With a police officer on just about every corner, you can't help but think about security while you're downtown for the One Spark event, which runs through Sunday.
And most people can't help but think about what happened in Boston earlier this week either.
But instead of being afraid, downtown workers like Diana Perez and Ellia Pico say they actually feel safer.
"The authorities are going to pay more attention to security after Boston, so I'm sure that things that they didn't think about, they're thinking now to make us safe," Pico said.
Special Section: One Spark
"I refuse to allow terrorists or anyone to control me enjoying my day-to-day life," Perez said.
One Spark artist Gabriel Ortiz is impressed by what he's seen so far.
"There have been security guards on staff non-stop," he said. "All last night we had two guards posted up in the plaza right here, and that meant a lot to us and it made us feel really safe."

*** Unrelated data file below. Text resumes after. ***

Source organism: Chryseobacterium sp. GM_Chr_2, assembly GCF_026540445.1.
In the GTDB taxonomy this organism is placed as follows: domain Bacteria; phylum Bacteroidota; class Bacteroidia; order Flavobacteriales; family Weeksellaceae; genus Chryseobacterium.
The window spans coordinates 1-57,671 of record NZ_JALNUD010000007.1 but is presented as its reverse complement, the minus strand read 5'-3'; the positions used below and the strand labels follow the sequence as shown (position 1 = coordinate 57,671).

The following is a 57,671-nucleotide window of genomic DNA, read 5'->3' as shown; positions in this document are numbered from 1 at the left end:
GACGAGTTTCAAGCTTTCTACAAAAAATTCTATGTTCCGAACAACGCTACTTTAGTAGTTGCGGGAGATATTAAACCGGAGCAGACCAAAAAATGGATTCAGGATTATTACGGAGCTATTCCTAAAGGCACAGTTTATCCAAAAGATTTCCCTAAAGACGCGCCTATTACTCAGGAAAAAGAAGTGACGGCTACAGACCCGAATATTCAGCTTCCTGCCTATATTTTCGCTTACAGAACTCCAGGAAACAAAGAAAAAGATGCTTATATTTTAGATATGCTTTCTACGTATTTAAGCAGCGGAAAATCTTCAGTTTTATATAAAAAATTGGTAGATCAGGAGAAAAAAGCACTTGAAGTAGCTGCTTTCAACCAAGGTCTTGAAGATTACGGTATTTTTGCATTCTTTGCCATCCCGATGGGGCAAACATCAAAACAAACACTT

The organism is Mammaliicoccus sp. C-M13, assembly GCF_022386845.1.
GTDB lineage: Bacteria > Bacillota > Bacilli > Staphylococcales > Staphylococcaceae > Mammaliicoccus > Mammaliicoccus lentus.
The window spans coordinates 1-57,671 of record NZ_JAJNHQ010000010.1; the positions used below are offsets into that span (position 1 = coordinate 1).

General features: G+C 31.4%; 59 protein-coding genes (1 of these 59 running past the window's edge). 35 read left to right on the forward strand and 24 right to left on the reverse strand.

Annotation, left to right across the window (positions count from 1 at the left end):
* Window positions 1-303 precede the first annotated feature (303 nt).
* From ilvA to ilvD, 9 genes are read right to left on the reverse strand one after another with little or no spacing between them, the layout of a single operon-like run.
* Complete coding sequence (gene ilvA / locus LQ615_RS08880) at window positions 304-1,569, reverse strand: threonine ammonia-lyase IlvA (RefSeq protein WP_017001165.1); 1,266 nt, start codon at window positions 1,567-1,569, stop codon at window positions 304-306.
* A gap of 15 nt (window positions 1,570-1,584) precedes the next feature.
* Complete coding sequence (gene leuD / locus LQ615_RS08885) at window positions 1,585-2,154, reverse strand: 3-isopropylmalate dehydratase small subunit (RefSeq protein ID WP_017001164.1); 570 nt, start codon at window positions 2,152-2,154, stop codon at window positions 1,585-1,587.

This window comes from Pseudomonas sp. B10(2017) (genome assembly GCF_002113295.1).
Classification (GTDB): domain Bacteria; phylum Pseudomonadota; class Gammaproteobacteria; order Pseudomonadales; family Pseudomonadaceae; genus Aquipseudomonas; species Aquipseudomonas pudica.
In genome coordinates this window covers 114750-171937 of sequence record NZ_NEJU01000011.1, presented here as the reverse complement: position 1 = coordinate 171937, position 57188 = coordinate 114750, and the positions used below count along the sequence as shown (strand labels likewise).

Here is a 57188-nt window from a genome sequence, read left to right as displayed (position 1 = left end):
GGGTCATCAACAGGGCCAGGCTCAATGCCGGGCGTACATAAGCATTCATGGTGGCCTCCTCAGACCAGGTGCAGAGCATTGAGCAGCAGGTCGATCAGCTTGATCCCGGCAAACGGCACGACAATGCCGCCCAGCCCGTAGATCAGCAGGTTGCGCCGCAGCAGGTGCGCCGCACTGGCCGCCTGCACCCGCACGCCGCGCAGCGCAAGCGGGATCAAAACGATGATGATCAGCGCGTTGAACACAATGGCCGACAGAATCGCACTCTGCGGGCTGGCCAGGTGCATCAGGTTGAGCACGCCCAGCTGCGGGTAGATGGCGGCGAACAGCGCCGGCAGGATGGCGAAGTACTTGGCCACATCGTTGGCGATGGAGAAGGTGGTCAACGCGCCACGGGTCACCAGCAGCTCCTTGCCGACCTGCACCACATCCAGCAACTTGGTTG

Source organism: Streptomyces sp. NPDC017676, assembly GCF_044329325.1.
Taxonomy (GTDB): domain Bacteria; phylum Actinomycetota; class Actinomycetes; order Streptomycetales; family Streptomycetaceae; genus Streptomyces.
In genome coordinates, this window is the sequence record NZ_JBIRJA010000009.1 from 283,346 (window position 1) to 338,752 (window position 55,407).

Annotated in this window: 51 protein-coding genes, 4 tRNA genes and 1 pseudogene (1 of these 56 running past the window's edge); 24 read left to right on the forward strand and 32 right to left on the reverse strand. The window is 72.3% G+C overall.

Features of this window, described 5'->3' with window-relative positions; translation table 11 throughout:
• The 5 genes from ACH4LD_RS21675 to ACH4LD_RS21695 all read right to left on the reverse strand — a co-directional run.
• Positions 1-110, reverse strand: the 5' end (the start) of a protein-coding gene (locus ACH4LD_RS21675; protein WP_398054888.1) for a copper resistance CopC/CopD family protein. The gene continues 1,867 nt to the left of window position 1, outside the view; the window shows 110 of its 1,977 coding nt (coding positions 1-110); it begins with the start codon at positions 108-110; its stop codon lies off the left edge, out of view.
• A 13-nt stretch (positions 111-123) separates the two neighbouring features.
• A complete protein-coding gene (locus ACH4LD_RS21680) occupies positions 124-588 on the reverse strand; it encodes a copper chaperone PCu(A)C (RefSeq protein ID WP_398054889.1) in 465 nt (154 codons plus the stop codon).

If people don't feel safe, they won't come to an event like this, and that's another key component of security.
"I think communication is key, just like we're communicating with you today, allowing the public to understand that we do have systems and procedures in place," said Tonisha Gaines, Jacksonville director of special events.
The Unified Incident Command has been put in place for One Spark.
"As much as anything else, it's just the message of being aware, making sure that people, if they see something, that they talk about it, that they come and tell us," Jacksonville Sheriff's Office Capt. Robert Connor said.
Channel 4 crime and safety analyst Ken Jefferson says the most important eyes on this event may be the ones you don't notice.
"Every officer that you see may not be in uniform," he said. "You may be looking at an officer and don't even know you're looking at an officer."